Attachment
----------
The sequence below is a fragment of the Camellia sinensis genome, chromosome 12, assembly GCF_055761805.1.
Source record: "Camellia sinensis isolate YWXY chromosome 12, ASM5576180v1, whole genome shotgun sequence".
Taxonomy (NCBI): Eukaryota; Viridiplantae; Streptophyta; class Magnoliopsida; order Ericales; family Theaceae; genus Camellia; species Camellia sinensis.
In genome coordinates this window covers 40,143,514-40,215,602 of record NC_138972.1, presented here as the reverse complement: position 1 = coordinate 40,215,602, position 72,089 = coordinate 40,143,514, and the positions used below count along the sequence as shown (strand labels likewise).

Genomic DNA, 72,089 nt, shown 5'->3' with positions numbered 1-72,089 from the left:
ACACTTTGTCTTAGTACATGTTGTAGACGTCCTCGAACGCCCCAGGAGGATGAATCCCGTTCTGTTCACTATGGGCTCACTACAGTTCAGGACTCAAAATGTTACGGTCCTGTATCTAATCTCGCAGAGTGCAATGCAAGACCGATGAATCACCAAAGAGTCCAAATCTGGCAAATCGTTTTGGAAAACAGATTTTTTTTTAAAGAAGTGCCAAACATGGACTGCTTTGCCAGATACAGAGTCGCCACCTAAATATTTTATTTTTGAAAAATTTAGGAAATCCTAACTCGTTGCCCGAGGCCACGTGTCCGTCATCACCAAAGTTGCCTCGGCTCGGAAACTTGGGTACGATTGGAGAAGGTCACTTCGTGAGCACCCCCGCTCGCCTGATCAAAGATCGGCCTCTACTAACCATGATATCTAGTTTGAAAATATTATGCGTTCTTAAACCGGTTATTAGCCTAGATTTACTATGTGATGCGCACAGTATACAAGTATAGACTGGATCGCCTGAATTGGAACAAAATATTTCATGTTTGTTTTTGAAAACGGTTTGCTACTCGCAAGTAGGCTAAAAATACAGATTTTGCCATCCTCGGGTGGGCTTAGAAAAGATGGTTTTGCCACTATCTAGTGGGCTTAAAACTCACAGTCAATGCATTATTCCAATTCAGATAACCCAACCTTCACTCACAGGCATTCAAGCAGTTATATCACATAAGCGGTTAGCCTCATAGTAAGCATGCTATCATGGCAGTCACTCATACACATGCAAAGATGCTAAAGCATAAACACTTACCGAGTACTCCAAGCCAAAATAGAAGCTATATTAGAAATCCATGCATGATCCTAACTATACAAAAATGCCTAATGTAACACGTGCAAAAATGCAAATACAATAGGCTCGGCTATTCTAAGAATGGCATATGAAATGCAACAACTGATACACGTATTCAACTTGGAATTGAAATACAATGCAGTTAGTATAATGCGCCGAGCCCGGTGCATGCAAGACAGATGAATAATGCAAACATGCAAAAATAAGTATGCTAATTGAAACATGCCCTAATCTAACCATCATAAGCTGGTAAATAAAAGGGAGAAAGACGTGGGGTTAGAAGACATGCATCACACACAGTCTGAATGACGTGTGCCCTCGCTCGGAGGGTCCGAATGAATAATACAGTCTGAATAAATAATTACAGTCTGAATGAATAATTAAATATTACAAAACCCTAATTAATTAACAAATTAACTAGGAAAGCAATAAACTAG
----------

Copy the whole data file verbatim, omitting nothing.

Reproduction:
The sequence below is a fragment of the Camellia sinensis genome, chromosome 12, assembly GCF_055761805.1.
Source record: "Camellia sinensis isolate YWXY chromosome 12, ASM5576180v1, whole genome shotgun sequence".
Taxonomy (NCBI): Eukaryota; Viridiplantae; Streptophyta; class Magnoliopsida; order Ericales; family Theaceae; genus Camellia; species Camellia sinensis.
In genome coordinates this window covers 40,143,514-40,215,602 of record NC_138972.1, presented here as the reverse complement: position 1 = coordinate 40,215,602, position 72,089 = coordinate 40,143,514, and the positions used below count along the sequence as shown (strand labels likewise).

Genomic DNA, 72,089 nt, shown 5'->3' with positions numbered 1-72,089 from the left:
ACACTTTGTCTTAGTACATGTTGTAGACGTCCTCGAACGCCCCAGGAGGATGAATCCCGTTCTGTTCACTATGGGCTCACTACAGTTCAGGACTCAAAATGTTACGGTCCTGTATCTAATCTCGCAGAGTGCAATGCAAGACCGATGAATCACCAAAGAGTCCAAATCTGGCAAATCGTTTTGGAAAACAGATTTTTTTTTAAAGAAGTGCCAAACATGGACTGCTTTGCCAGATACAGAGTCGCCACCTAAATATTTTATTTTTGAAAAATTTAGGAAATCCTAACTCGTTGCCCGAGGCCACGTGTCCGTCATCACCAAAGTTGCCTCGGCTCGGAAACTTGGGTACGATTGGAGAAGGTCACTTCGTGAGCACCCCCGCTCGCCTGATCAAAGATCGGCCTCTACTAACCATGATATCTAGTTTGAAAATATTATGCGTTCTTAAACCGGTTATTAGCCTAGATTTACTATGTGATGCGCACAGTATACAAGTATAGACTGGATCGCCTGAATTGGAACAAAATATTTCATGTTTGTTTTTGAAAACGGTTTGCTACTCGCAAGTAGGCTAAAAATACAGATTTTGCCATCCTCGGGTGGGCTTAGAAAAGATGGTTTTGCCACTATCTAGTGGGCTTAAAACTCACAGTCAATGCATTATTCCAATTCAGATAACCCAACCTTCACTCACAGGCATTCAAGCAGTTATATCACATAAGCGGTTAGCCTCATAGTAAGCATGCTATCATGGCAGTCACTCATACACATGCAAAGATGCTAAAGCATAAACACTTACCGAGTACTCCAAGCCAAAATAGAAGCTATATTAGAAATCCATGCATGATCCTAACTATACAAAAATGCCTAATGTAACACGTGCAAAAATGCAAATACAATAGGCTCGGCTATTCTAAGAATGGCATATGAAATGCAACAACTGATACACGTATTCAACTTGGAATTGAAATACAATGCAGTTAGTATAATGCGCCGAGCCCGGTGCATGCAAGACAGATGAATAATGCAAACATGCAAAAATAAGTATGCTAATTGAAACATGCCCTAATCTAACCATCATAAGCTGGTAAATAAAAGGGAGAAAGACGTGGGGTTAGAAGACATGCATCACACACAGTCTGAATGACGTGTGCCCTCGCTCGGAGGGTCCGAATGAATAATACAGTCTGAATAAATAATTACAGTCTGAATGAATAATTAAATATTACAAAACCCTAATTAATTAACAAATTAACTAGGAAAGCAATAAACTAG